portion of the bung), and then 70% ethanol was sprayed around the bunghole.
The samples were placed at 4 °C until
analysis. The samples were analyzed
to determine the initial and final
yeast populations, either by filtration
using discs or pertinent dilutions of
the samples, since the microbial loads
varied for each barrel. If samples needed
to be diluted, 0.1% (w/v) buffered peptone water was used.
The samples were divided into two
groups and filtered through cellulose.
The results of the two filters were then
averaged. The maximum volume filtered
was 100 mL, and the results were calculated as CFU/100 mL and then transformed into log10. The cellulose filters
were aseptically placed onto WL and
YPD agars. WL agar was used to detect
D./B. bruxellensis and incubated at 30 °C
for up to 3–4 weeks; colonies that grew
before 3 days were discarded. Incubation time was also used to demonstrate
growth, as nothing that grows before 3
days in WL with cycloheximide is D./B.
bruxellensis. The WL agar contained 10
mg/L cycloheximide to allow for selection of D./B. bruxellensis (dissolved in
50% ethanol and filter-sterilized), 150
mg/L biphenyl to prevent the growth
of mold, 30 mg/L chloramphenicol to
prevent the growth of lactic acid bacteria and 25 mg/L kanamycin sulfate to
inhibit the growth of acetic acid bacteria. YPD agar was used to detect general
yeast populations and was incubated at
30 °C for 48–72 hours. The YPD agar
contained all of the above selective
agents except cycloheximide.
The reductions in yeast were calculated from the initial concentration of
yeast cells (target inoculum) at time zero
minus the last concentration of yeast at
time 90 minutes for the in vitro experiments. All experiments, including the
controls, were performed in triplicate.
were obtained from the Department of Food Science collection at Cornell
Preparation of starter culture and inoculation
The yeasts, stored at -80 °C in 15% glycerol (w/v), were revitalized and maintained on YPD agar. All strains were grown until stationary phase (108 CFU/mL)
or at least 106 CFU/mL (growth under agitation at 200 rpm, 30 °C). The growth
time varied according to the strain. Each strain was grown in YPD broth adjusted
to different pH levels ( 3.0, 3. 2 and 3. 4) with 1 M HCl and/or 1 M NaOH. Once
the cultures reached 108 or 106 CFU/mL, the target inoculum was verified via a viability assessment. A 1-mL volume of culture was placed in sterile Eppendorf tubes
and centrifuged ( 4,500 rpm, room temperature); the supernatant was discarded and
resuspended in 1 mL McIlvaine buffer11 at the different pH levels stated above. A
1-mL culture was inoculated into 99 mL McIlvaine buffer at the different pH levels
mentioned above, reaching a concentration of 104–106 CFU/mL. Analyses were performed in triplicate.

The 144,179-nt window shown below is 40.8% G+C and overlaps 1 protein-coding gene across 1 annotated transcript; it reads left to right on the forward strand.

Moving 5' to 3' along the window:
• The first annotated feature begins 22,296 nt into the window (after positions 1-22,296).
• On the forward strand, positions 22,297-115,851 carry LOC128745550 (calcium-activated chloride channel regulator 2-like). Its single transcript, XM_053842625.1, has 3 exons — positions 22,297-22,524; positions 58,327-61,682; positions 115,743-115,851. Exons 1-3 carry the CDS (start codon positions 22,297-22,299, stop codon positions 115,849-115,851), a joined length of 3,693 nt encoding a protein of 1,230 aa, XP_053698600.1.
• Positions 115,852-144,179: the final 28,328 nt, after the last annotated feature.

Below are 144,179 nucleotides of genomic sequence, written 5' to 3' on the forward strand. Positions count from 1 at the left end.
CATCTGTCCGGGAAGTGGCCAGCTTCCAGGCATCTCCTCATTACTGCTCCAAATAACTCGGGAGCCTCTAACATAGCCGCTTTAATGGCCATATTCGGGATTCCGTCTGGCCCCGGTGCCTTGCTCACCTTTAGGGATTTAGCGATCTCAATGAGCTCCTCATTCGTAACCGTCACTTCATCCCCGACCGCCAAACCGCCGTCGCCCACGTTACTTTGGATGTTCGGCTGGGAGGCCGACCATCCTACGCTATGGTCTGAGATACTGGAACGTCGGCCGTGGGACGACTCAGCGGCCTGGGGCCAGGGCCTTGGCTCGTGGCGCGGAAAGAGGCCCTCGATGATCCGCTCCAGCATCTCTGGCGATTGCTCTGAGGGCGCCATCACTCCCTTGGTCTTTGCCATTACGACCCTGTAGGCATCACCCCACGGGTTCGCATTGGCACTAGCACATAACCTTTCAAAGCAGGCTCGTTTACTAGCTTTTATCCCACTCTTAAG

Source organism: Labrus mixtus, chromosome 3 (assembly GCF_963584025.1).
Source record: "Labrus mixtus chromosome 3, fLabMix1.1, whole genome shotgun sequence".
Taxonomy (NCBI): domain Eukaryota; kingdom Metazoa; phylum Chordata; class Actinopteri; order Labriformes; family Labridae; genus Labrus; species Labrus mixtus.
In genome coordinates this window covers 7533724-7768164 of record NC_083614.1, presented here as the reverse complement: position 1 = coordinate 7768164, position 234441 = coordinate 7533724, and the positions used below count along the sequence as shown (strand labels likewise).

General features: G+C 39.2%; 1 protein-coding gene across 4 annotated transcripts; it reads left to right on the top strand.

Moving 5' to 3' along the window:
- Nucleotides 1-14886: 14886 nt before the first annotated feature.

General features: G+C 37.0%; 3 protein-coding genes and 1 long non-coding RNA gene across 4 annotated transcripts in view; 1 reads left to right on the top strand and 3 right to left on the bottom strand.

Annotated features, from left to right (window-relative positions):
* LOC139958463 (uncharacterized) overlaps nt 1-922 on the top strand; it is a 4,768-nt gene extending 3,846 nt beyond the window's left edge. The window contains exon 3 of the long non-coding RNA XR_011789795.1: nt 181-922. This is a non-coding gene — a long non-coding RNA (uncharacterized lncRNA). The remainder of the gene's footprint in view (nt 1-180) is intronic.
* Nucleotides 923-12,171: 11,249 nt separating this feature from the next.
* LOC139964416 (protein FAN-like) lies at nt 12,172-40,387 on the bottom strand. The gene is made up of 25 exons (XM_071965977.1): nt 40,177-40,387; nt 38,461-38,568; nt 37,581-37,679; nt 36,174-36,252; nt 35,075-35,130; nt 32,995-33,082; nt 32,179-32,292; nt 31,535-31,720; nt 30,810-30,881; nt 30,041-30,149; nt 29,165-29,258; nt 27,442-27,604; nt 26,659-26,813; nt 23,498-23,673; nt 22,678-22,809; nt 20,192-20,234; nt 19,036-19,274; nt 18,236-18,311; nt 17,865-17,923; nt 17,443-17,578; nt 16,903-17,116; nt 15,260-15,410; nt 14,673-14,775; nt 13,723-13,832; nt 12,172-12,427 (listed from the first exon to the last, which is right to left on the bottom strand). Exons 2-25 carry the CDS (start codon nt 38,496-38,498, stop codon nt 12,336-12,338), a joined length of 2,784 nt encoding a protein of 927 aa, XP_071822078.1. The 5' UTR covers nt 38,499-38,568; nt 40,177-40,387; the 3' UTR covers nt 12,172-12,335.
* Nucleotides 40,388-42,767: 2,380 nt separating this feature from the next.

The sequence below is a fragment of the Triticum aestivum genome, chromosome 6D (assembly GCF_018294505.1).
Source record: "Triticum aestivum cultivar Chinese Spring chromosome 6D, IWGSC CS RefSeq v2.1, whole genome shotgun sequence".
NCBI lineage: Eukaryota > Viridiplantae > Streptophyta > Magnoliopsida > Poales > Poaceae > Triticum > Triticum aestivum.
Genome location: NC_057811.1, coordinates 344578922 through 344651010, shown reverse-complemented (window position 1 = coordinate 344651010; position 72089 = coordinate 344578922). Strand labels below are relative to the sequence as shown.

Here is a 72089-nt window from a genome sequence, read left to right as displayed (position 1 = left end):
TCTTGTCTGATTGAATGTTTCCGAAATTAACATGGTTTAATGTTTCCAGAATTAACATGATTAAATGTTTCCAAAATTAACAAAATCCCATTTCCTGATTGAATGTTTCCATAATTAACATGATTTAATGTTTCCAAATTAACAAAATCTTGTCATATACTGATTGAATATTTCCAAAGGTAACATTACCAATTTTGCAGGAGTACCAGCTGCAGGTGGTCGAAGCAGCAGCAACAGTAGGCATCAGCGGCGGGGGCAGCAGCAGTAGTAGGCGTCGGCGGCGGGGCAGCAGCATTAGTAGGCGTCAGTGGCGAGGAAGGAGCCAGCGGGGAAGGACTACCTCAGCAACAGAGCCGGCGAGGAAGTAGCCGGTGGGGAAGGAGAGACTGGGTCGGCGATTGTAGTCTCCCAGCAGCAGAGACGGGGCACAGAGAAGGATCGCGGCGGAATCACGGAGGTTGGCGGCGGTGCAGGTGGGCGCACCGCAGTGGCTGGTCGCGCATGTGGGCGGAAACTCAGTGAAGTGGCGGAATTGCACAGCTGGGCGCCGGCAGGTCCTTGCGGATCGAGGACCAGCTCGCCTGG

Preparation of KMB solution
The solutions were prepared before each experiment by dissolving the required
amount of KMB in McIlvaine buffer at the different pH values. The final concentrations of KMB were 0 and 300 mg/L. Each KMB solution was spiked with 1 mL cells
to achieve a final volume of 100 mL and plugged with rubber stoppers.
Sampling and microbiological isolation
Each flask was aseptically sampled at different times. The flasks were incubated in
a water bath at 30 °C with no agitation and sampled at 0, 15, 30, 60 and 90 minutes.
At each sampling time, 1 mL was taken and properly diluted in 0.1% (w/v) buffered
peptone water, immediately plated in duplicate onto YPD agar and incubated at
30 °C for 48–72 hours for Z. bailii and S. cerevisiae, and up to 3–4 weeks for D./B.
bruxellensis. When necessary, direct plating from the flask was also performed to increase the level-of-detection threshold. The volume plated was 100 µL.
Plates were enumerated for total microbial count. The counts were averaged and
expressed as log values. The log reduction was then calculated for each strain and
expressed as log values. Each inactivation experiment and controls were performed
in triplicate for each strain.
Sulfur disc treatment of barrels
The 20 donated barrels used for this study were identified with
Dekkera/Brettanomyces by the wineries that donated them. These naturally contaminated barrels were
split in two groups of 10 barrels each to identify both Brettanomyces and general yeast
populations and were then treated with sulfur discs. Each barrel had an identification number. The treatments were conducted for 3 and 6 weeks. Briefly, 7 L distilled
water were added to each barrel, before and after burning the sulfur discs inside the
barrels. The barrels were rolled several times to enhance the contact of water with
the inner surface of the barrel, stored bung side up for 24 hours and then sampled
before and after burning the sulfur discs. Water samples were collected in sterile
bottles. The first portion of the water was discarded to “rinse” the bunghole (outer
“The purpose of the…study was to test SO2 at three pH levels to assess
its efficacy against wine-spoilage yeasts…”